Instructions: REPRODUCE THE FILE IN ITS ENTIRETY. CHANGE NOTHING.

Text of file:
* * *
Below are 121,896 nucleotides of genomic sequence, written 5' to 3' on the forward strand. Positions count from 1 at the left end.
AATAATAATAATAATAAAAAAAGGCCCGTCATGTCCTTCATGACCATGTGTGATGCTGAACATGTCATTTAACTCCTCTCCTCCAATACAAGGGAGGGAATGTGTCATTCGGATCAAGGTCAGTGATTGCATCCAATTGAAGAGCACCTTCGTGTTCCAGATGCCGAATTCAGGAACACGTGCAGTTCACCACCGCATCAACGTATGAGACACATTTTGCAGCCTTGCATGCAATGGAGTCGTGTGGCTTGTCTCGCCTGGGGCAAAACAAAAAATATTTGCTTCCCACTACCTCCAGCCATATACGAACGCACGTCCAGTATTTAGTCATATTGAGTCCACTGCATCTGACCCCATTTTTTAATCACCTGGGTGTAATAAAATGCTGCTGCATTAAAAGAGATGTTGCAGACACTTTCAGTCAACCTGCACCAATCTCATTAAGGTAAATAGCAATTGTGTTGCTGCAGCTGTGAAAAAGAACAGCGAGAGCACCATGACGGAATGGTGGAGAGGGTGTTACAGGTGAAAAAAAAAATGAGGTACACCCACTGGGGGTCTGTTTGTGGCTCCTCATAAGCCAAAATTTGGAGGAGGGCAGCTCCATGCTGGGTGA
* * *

Below are 121,896 nucleotides of genomic sequence, written 5' to 3' on the forward strand. Positions count from 1 at the left end.
AATAATAATAATAATAAAAAAAGGCCCGTCATGTCCTTCATGACCATGTGTGATGCTGAACATGTCATTTAACTCCTCTCCTCCAATACAAGGGAGGGAATGTGTCATTCGGATCAAGGTCAGTGATTGCATCCAATTGAAGAGCACCTTCGTGTTCCAGATGCCGAATTCAGGAACACGTGCAGTTCACCACCGCATCAACGTATGAGACACATTTTGCAGCCTTGCATGCAATGGAGTCGTGTGGCTTGTCTCGCCTGGGGCAAAACAAAAAATATTTGCTTCCCACTACCTCCAGCCATATACGAACGCACGTCCAGTATTTAGTCATATTGAGTCCACTGCATCTGACCCCATTTTTTAATCACCTGGGTGTAATAAAATGCTGCTGCATTAAAAGAGATGTTGCAGACACTTTCAGTCAACCTGCACCAATCTCATTAAGGTAAATAGCAATTGTGTTGCTGCAGCTGTGAAAAAGAACAGCGAGAGCACCATGACGGAATGGTGGAGAGGGTGTTACAGGTGAAAAAAAAAATGAGGTACACCCACTGGGGGTCTGTTTGTGGCTCCTCATAAGCCAAAATTTGGAGGAGGGCAGCTCCATGCTGGGTGA